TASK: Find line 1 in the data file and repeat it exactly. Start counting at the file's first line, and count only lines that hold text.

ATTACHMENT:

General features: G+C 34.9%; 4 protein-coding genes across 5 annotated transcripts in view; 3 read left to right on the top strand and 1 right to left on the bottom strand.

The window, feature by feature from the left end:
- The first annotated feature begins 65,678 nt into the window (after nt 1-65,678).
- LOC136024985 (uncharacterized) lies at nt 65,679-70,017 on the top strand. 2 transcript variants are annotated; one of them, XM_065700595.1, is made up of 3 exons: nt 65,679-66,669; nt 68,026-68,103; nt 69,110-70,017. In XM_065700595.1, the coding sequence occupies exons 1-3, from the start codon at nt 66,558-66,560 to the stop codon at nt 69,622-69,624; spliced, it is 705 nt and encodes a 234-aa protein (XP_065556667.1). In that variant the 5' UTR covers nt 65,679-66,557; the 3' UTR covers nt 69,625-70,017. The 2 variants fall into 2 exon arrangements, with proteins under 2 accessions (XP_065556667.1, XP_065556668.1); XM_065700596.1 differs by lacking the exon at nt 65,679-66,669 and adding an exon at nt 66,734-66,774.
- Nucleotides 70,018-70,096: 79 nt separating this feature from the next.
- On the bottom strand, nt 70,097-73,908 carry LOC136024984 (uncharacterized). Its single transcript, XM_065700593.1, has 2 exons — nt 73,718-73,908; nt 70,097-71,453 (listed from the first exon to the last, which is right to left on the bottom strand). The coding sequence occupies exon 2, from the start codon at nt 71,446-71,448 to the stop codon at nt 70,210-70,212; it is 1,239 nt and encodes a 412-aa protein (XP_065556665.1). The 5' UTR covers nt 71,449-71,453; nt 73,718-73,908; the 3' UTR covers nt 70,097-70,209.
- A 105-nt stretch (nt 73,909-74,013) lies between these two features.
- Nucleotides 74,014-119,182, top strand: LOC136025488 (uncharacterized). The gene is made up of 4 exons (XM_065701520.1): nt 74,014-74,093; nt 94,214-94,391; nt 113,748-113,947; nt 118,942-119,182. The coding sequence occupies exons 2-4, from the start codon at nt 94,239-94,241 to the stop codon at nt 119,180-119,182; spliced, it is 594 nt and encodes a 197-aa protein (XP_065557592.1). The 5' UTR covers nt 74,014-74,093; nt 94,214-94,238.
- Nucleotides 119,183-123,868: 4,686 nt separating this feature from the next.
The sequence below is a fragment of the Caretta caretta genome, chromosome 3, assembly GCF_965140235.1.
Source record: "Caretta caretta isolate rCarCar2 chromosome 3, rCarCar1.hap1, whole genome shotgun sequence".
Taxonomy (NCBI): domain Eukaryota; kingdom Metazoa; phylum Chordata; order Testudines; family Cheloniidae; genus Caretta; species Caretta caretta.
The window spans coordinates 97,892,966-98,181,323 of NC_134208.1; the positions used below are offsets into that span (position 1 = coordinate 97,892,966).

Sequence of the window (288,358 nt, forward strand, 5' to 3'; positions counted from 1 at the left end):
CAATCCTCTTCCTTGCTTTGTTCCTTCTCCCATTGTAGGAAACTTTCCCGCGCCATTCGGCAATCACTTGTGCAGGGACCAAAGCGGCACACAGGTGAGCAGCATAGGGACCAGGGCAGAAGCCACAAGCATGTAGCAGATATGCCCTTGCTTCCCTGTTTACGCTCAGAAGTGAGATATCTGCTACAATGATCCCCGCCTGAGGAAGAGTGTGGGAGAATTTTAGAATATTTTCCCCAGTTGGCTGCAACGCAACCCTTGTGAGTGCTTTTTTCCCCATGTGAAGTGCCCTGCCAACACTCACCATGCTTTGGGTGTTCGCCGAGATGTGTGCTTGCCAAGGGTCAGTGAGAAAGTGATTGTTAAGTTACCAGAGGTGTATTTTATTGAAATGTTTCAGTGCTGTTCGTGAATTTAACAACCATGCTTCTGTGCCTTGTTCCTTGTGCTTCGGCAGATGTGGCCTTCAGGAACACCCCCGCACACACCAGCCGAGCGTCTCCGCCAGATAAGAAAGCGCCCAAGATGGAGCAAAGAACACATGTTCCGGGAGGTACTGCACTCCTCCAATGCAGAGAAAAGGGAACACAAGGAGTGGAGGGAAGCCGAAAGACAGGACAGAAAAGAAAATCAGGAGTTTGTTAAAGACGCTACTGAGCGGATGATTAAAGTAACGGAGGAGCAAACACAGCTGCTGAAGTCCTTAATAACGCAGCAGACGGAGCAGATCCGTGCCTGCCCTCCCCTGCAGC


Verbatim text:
General features: G+C 34.9%; 4 protein-coding genes across 5 annotated transcripts in view; 3 read left to right on the top strand and 1 right to left on the bottom strand.